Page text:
If, however, Rubio has done reasonably well once the votes in Iowa and New Hampshire are counted, and Jeb Bush turns out to be more unpopular with the base than most of us thought, and Scott Walker ends up looking as inexperienced and unready on the national stage as many believe he will, and if the harder-core right-wing candidates fail earlier than expected, then Rubio's skills might matter. He might have a shot.

Who knows? But those first two primaries will tell us all we need to know about Marco Rubio.

If he is still in fighting shape when they are over, he could be Hillary Clinton's worst nightmare, a Republican with broad but shallow appeal.

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Could Marco Rubio surprise?

By Richard Barry

On Morning Joe today (yes, I still watch), there was considerable chatter about how Marco Rubio could appeal to both younger and Hispanic voters in a general election and thus be a problem for Clinton. This assumes, of course, that he could get to the general.

Harry Enten, who works at FiveThirtyEight, writes that when he and his colleagues talk around the office, they usually put Rubio in the top tier of GOP contenders, despite his current poor showing in the polls.

Rubio is both electable and conservative, and in optimal proportions. He’s in a position to satisfy the GOP establishment, tea party-aligned voters and social conservatives. In fact, Rubio’s argument for the GOP nomination looks a lot like Walker’s, and Rubio is more of a direct threat to the Wisconsin governor than he is to fellow Floridian Bush.

To win a presidential nomination, you need to make it past the party actors (i.e., elected officials and highly dedicated partisans). You can have all the strong early poll numbers in the world (hello, Rudy Giuliani), and your candidacy can still fail if party bigwigs come out against you. Rubio has a real chance of surviving — or even winning — the invisible (or endorsement) primary.

While Jeb Bush is not popular with the base and Walker is a relative unknown, at least in terms of how he will perform, Rubio could surprise everyone if he is as good at centre stage as so many think he could be.


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The odds favour Hillary

By Richard Barry

In an article in New York magazine yesterday, Jonathan Chait tells us, in a very persuasive article, why he thinks Hillary Clinton is likely to be the victor in the 2016 election:

He begins with this statement:

Unless the economy goes into a recession over the next year and a half, Hillary Clinton is probably going to win the presidential election. The United States has polarized into stable voting blocs, and the Democratic bloc is a bit larger and growing at a faster rate.

And ends with this one:
The argument for Clinton in 2016 is that she is the candidate of the only major American political party not run by lunatics. There is only one choice for voters who want a president who accepts climate science and rejects voodoo economics, and whose domestic platform would not engineer the largest upward redistribution of resources in American history. Even if the relatively sober Jeb Bush wins the nomination, he will have to accommodate himself to his party's barking-mad consensus. She is non-crazy America’s choice by default. And it is not necessarily an exciting choice, but it is an easy one, and a proposition behind which she will probably command a majority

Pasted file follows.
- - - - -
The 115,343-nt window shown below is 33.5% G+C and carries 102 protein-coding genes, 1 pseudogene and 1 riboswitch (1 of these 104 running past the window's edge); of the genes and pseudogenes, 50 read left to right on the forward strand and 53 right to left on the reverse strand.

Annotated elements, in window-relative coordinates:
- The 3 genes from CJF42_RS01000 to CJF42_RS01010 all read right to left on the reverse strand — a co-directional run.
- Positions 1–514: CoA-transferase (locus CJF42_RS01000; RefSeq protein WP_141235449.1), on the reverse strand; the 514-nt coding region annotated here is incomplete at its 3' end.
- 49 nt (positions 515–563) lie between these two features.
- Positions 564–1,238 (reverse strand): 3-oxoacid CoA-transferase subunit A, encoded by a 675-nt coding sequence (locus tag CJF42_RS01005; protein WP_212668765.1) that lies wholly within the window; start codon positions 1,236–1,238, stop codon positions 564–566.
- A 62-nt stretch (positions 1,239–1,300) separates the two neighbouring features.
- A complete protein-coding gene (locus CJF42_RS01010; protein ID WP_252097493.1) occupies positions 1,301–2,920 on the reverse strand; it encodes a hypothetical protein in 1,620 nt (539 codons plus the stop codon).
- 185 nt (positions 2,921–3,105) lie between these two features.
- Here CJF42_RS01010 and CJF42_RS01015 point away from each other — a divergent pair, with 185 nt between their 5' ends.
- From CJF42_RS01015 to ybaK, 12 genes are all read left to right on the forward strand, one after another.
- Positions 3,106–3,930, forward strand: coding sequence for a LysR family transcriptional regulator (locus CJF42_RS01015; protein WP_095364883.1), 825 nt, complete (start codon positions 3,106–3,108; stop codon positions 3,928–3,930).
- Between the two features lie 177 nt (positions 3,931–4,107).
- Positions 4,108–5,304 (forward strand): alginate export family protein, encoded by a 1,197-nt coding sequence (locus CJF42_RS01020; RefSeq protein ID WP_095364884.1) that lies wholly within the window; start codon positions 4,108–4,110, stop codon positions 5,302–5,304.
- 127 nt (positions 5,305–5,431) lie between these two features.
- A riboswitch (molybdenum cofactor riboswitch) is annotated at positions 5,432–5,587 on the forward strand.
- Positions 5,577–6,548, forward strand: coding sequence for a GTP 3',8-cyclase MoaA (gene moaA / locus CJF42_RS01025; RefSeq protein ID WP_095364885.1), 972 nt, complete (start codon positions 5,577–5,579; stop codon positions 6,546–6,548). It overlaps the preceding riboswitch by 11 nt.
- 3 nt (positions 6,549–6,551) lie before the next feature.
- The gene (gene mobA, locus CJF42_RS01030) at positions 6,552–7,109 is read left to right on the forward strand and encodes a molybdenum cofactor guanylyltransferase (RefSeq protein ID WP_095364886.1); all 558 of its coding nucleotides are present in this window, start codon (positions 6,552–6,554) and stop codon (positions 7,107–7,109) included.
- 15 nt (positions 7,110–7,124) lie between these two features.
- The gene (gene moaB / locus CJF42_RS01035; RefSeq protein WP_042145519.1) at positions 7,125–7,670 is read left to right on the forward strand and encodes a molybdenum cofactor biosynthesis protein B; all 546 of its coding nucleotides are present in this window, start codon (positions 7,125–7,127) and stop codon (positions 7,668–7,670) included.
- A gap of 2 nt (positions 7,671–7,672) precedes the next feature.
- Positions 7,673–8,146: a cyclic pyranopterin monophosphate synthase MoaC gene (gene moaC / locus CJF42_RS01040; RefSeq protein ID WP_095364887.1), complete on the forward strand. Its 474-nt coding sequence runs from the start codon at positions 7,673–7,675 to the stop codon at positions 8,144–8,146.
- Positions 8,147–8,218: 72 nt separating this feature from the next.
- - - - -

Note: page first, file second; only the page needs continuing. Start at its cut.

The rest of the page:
I don't know. Is there anything else that needs to be said? Okay, the only thing I would add is that if Jeb Bush, assuming he is the nominee, is able to push back against his "party's barking-mad consensus" it will be because the establishment wing of the GOP and all the money and influence it commands has been able to force some sanity on the situation. If they can do that, it will be more interesting than Chait suggests.

Still, the odds have to be with Clinton.


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Sunday, April 12, 2015

Shocker! Hillary Clinton Is running for president!

This morning, The New York Times sent me a news update, Breaking News: Hillary Clinton Will Run for President in 2016, Top Aide Says. This is why I subscribe to their updates. I don’t want to miss out on anything. I would hate to be hanging out in the lunch room at work and muse aloud, “I wonder whether Hillary Clinton will run for president.” Only to have a coworker embarrass me, “You haven’t heard? Hillary Clinton is running for president!” Boy would my face be red.
Since I got that update from The New York Times, I’ve been waiting for other breaking news. Really, at this point, it could be anything:
  • Hillary Clinton Married to Former President, Top Aide Says
  • Hillary Clinton Unlikely to Change Hair Colour in 2016, Top Aide Says
  • Hillary Clinton Recently Became Grandmother, Top Aide Says
  • Hillary Clinton Will Not Be Contestant on Dancing With the Stars in 2016, Top Aide Says
  • Hillary Clinton Not Controlled by Reptilian Extraterrestrial, Top Aide Says